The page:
At the parliamentary hearing on Wednesday, Nha, the education minister, said his ministry would focus on improving the curriculum and teachers’ capacity when retooling the project. But he stopped short of announcing a new completion date for the project, saying a new proposal would be submitted to the government for approval.

The failure of Project 2020 came at a time when educators might have just recovered from the discouraging fact that English results in high school exit exams last summer were among the worst of the eight compulsory subjects.

But just recently, the education ministry has set yet another ambitious yet vague goal to make English the second official language in the country, without spelling out the specific timeframe for it.

To experts, this move is emblematic of the tendency to keep bringing forth unrealistic policies while ignoring or glossing over major problems that have plagued the country's education system for a long time. The experts say the major challenge for the Vietnam's education system is to have a clear, realistic vision and stick to it.

“Vietnam is not good at strategic planning,” Berg said. “Let’s think of a project, can we make money with it, let’s milk it until it fails, by then we will have another project.”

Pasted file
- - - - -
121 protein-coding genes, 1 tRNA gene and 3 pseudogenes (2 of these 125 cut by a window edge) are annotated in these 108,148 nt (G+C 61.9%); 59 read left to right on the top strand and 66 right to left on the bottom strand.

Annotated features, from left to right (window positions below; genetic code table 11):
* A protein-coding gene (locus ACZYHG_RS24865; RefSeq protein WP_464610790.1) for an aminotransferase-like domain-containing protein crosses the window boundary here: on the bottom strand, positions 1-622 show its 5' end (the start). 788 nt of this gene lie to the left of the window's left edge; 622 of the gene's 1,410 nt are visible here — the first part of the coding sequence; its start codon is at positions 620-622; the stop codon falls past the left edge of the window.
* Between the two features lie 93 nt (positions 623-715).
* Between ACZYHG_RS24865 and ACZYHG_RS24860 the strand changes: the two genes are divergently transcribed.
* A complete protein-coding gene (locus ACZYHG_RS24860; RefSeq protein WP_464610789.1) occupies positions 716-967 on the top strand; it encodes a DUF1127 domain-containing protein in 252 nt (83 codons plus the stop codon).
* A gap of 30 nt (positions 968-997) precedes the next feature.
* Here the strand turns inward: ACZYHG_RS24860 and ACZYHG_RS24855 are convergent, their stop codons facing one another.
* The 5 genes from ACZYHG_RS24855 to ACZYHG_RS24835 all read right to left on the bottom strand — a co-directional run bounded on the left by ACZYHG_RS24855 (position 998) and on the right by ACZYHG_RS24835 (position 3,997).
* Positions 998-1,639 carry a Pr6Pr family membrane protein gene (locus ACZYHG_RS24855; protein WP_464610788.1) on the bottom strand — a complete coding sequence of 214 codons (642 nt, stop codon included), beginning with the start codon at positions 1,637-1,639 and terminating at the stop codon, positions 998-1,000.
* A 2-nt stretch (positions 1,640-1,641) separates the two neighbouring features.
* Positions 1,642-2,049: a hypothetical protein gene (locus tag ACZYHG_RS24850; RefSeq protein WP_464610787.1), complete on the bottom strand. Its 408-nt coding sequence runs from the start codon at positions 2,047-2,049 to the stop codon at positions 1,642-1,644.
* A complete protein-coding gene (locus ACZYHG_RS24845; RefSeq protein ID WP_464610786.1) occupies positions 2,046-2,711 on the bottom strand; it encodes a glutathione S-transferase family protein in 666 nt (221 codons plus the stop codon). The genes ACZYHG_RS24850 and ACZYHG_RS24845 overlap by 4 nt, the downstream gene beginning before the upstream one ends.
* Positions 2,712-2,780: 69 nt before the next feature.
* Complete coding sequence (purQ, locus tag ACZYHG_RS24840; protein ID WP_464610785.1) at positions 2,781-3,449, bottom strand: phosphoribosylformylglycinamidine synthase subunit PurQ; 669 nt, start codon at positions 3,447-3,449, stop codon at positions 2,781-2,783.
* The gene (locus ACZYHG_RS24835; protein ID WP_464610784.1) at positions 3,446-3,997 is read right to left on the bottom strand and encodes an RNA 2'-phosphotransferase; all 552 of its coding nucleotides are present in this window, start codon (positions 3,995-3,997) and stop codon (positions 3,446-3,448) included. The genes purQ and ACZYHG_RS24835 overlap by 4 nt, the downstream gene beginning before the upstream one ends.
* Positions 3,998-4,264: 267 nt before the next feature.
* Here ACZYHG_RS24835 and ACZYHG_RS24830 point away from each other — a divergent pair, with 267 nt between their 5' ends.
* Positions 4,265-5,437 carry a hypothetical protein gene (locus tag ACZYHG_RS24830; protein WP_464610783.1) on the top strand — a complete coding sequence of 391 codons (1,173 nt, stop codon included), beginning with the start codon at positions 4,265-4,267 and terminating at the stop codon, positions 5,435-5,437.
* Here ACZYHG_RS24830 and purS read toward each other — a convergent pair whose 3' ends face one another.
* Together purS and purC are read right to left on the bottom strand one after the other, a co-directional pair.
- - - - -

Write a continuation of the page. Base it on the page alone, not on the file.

Chief among the long list of unrealistic projects is another initiated in 2010 to train 20,000 students at masters and doctorate levels overseas by 2020. Critics have dismissed it as impractical and a waste of resources.

Then there’s another government plan, also launched in 2010, to build four international universities with at least one entering the world's top 200 by 2020. Experts say it took Asian economic powers like China or South Korea almost two decades to achieve this target, and Vietnam is in no position to outpace them.

"There is a concept known as 'planning tension' that was popular under interpretations of Soviet-style planning,” said Jim Cobbe, a Fulbright scholar who has done extensive research on Vietnam's education system.

“The idea is that it makes sense to sometimes give targets that are not really consistent with actual capacity, because that makes it more likely that people or organizations will 'stretch' their capacity to try to attain the target," Cobbe said.

"The obvious problem is that sometimes if the target is too unrealistic and aspirational, they may become discouraged and do worse than they might have done with a realistic target."